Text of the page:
Under the system of feudalism, the lords who received land directly from the Crown were called tenants in chief. They doled out portions of their land to lesser tenants in exchange for services, who in turn divided it among even lesser tenants. This process--that of granting subordinate tenancies--is known as subinfeudation. In this way, all individuals except the monarch were said to hold the land "of" someone else.Historically, it was usual for there to be reciprocal duties between lord and tenant. There were different kinds of tenure to fit various kinds of duties that a tenant might owe to a lord. For instance, a military tenure might require the tenant to supply the lord with a number of armed knights.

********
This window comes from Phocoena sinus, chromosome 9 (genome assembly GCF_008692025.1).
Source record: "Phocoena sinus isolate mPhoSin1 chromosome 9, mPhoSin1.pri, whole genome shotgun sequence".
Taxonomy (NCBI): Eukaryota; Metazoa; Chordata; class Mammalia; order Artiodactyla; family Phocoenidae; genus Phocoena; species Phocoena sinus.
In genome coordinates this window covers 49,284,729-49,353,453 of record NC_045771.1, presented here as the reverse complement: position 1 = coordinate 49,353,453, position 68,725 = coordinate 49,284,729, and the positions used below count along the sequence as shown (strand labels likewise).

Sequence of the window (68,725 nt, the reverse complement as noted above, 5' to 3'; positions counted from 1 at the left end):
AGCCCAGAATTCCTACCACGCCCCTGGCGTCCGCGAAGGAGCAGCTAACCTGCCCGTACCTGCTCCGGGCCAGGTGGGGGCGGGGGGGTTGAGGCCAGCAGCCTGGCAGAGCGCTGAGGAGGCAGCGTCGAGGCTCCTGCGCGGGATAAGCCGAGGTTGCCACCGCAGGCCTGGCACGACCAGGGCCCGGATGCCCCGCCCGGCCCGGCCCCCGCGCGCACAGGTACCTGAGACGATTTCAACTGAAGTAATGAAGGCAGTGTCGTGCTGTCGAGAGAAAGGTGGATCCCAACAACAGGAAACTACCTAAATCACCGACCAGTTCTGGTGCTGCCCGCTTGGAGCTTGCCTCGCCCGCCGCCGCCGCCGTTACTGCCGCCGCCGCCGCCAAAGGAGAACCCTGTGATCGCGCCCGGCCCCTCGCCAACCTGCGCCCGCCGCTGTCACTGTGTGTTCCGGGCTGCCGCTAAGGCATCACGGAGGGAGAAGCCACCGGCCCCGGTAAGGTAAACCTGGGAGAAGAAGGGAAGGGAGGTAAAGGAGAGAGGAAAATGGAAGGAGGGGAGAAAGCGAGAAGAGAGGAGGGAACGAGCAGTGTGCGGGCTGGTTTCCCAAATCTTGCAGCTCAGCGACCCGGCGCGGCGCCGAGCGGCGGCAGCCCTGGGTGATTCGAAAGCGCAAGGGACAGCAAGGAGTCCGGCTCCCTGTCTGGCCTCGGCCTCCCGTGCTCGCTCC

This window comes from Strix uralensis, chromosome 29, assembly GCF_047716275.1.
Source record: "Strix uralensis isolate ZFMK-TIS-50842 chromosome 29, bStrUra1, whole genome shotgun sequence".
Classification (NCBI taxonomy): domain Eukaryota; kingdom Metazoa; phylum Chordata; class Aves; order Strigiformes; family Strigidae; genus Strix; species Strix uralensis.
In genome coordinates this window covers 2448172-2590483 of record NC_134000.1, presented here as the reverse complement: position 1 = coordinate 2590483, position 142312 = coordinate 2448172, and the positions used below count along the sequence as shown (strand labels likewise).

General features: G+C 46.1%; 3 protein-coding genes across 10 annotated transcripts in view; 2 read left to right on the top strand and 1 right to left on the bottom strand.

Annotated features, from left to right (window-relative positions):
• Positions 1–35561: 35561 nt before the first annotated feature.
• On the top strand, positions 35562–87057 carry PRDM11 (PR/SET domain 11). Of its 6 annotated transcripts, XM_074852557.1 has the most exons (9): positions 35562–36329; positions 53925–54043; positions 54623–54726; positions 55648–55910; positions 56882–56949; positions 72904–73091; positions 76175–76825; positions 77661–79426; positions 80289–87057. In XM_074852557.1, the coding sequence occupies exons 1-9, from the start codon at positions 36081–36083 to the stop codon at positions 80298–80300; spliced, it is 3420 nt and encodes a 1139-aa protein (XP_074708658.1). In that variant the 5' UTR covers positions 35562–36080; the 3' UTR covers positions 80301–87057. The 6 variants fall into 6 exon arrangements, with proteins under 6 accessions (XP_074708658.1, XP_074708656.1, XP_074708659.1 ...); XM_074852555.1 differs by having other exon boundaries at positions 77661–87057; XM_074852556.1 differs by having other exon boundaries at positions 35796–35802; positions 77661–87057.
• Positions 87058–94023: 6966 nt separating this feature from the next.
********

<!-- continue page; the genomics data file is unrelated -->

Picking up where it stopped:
[12]The Jefferson Cyclopedia, Edited by John P. Foley, The Funk and Wagnells Co., New York and London, 1900
[13] Ibid.
[14] Anderson, Gary M. and Dolores T. Martin, The Public Domain and Nineteenth Century Transfer Policy, Cato Journal, Vol. 6, No.3 (Winter 1987). Copyright Cato Institute, All Rights Reserved.
[15] Dubofsky, Melvyn, Daniel Webster and the Whig Theory of Economic Growth: 1828-1848, The New England Quarterly, Vol. 42, No. 4 (Dec., 1969), pp. 551-572 (article consists of 22 pages)